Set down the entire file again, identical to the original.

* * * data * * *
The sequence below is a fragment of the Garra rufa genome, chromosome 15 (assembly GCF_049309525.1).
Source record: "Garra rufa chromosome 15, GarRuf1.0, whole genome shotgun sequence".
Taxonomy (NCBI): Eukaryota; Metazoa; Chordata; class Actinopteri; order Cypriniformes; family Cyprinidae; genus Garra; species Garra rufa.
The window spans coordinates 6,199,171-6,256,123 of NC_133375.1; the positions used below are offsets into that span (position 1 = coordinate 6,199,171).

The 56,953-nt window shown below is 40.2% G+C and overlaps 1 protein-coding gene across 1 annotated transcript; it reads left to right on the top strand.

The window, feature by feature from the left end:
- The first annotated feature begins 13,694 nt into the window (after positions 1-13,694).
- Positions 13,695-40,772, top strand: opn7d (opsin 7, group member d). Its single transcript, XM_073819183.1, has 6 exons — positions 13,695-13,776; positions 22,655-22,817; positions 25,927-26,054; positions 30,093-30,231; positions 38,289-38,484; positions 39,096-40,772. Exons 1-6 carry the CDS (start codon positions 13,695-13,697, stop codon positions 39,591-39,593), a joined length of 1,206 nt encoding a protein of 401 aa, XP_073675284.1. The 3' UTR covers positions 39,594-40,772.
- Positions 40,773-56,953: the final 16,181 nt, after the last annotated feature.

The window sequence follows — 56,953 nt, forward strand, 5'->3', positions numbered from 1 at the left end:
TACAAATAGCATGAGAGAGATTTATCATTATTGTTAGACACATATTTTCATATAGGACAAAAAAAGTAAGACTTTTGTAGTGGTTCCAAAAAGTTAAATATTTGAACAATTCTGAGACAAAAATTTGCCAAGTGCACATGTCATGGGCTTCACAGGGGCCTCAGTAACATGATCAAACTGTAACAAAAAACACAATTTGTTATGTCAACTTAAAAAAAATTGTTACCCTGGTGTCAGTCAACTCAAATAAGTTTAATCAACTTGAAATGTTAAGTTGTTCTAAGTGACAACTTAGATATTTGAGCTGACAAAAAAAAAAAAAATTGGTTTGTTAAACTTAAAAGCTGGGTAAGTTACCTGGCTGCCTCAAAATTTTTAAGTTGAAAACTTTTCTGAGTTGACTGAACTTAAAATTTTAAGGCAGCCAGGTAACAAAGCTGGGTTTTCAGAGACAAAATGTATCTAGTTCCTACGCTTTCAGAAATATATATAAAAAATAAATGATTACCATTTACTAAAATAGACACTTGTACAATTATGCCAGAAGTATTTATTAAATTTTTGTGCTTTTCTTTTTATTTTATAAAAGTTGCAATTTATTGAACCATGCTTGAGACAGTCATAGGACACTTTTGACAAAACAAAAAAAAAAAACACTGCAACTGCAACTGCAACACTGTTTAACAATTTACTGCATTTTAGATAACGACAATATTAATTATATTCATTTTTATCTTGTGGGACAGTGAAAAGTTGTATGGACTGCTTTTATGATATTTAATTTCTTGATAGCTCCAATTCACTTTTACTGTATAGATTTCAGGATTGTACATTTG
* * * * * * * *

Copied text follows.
The sequence below is a fragment of the Garra rufa genome, chromosome 15 (assembly GCF_049309525.1).
Source record: "Garra rufa chromosome 15, GarRuf1.0, whole genome shotgun sequence".
Taxonomy (NCBI): Eukaryota; Metazoa; Chordata; class Actinopteri; order Cypriniformes; family Cyprinidae; genus Garra; species Garra rufa.
The window spans coordinates 6,199,171-6,256,123 of NC_133375.1; the positions used below are offsets into that span (position 1 = coordinate 6,199,171).

The 56,953-nt window shown below is 40.2% G+C and overlaps 1 protein-coding gene across 1 annotated transcript; it reads left to right on the top strand.

The window, feature by feature from the left end:
- The first annotated feature begins 13,694 nt into the window (after positions 1-13,694).
- Positions 13,695-40,772, top strand: opn7d (opsin 7, group member d). Its single transcript, XM_073819183.1, has 6 exons — positions 13,695-13,776; positions 22,655-22,817; positions 25,927-26,054; positions 30,093-30,231; positions 38,289-38,484; positions 39,096-40,772. Exons 1-6 carry the CDS (start codon positions 13,695-13,697, stop codon positions 39,591-39,593), a joined length of 1,206 nt encoding a protein of 401 aa, XP_073675284.1. The 3' UTR covers positions 39,594-40,772.
- Positions 40,773-56,953: the final 16,181 nt, after the last annotated feature.

The window sequence follows — 56,953 nt, forward strand, 5'->3', positions numbered from 1 at the left end:
TACAAATAGCATGAGAGAGATTTATCATTATTGTTAGACACATATTTTCATATAGGACAAAAAAAGTAAGACTTTTGTAGTGGTTCCAAAAAGTTAAATATTTGAACAATTCTGAGACAAAAATTTGCCAAGTGCACATGTCATGGGCTTCACAGGGGCCTCAGTAACATGATCAAACTGTAACAAAAAACACAATTTGTTATGTCAACTTAAAAAAAATTGTTACCCTGGTGTCAGTCAACTCAAATAAGTTTAATCAACTTGAAATGTTAAGTTGTTCTAAGTGACAACTTAGATATTTGAGCTGACAAAAAAAAAAAAAATTGGTTTGTTAAACTTAAAAGCTGGGTAAGTTACCTGGCTGCCTCAAAATTTTTAAGTTGAAAACTTTTCTGAGTTGACTGAACTTAAAATTTTAAGGCAGCCAGGTAACAAAGCTGGGTTTTCAGAGACAAAATGTATCTAGTTCCTACGCTTTCAGAAATATATATAAAAAATAAATGATTACCATTTACTAAAATAGACACTTGTACAATTATGCCAGAAGTATTTATTAAATTTTTGTGCTTTTCTTTTTATTTTATAAAAGTTGCAATTTATTGAACCATGCTTGAGACAGTCATAGGACACTTTTGACAAAACAAAAAAAAAAAACACTGCAACTGCAACTGCAACACTGTTTAACAATTTACTGCATTTTAGATAACGACAATATTAATTATATTCATTTTTATCTTGTGGGACAGTGAAAAGTTGTATGGACTGCTTTTATGATATTTAATTTCTTGATAGCTCCAATTCACTTTTACTGTATAGATTTCAGGATTGTACATTTG